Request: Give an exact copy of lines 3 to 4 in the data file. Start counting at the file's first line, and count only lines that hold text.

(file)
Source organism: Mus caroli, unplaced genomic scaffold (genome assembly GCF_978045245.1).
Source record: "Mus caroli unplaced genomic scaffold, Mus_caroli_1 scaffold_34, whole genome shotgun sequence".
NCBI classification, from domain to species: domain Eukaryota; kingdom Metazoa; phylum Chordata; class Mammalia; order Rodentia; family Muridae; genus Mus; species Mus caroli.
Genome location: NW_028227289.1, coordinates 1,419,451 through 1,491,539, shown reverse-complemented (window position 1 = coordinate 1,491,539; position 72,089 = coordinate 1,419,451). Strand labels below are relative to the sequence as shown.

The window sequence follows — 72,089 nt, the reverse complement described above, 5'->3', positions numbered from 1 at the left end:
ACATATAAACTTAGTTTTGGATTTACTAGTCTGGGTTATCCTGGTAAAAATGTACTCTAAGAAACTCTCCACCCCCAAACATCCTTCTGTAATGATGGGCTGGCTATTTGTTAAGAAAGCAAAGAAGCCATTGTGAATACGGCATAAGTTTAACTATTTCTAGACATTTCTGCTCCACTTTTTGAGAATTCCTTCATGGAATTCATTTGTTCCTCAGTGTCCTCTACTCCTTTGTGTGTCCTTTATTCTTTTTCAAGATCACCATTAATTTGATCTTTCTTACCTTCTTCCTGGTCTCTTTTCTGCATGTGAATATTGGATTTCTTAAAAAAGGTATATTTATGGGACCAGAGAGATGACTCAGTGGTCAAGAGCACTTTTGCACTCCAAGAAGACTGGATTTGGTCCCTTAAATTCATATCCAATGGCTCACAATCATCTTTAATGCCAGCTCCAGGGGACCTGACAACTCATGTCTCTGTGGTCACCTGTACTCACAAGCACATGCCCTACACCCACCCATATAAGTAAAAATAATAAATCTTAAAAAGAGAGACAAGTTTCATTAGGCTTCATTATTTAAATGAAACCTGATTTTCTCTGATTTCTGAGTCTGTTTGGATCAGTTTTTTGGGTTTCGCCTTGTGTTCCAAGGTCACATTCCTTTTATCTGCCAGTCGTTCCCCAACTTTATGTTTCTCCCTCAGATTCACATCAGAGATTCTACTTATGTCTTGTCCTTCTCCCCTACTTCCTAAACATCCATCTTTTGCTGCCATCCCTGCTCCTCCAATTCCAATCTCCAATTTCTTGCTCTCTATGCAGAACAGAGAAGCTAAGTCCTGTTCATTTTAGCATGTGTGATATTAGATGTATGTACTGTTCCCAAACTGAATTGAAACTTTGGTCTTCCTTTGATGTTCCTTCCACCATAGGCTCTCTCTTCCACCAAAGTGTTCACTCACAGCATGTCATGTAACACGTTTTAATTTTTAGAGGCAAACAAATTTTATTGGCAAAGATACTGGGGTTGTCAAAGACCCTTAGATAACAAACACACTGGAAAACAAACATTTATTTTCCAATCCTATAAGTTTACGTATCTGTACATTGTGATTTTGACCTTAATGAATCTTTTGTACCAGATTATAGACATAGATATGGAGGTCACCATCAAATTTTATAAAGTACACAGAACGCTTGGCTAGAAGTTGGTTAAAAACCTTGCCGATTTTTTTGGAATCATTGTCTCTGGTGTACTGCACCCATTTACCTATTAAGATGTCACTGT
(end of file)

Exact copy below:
NCBI classification, from domain to species: domain Eukaryota; kingdom Metazoa; phylum Chordata; class Mammalia; order Rodentia; family Muridae; genus Mus; species Mus caroli.
Genome location: NW_028227289.1, coordinates 1,419,451 through 1,491,539, shown reverse-complemented (window position 1 = coordinate 1,491,539; position 72,089 = coordinate 1,419,451). Strand labels below are relative to the sequence as shown.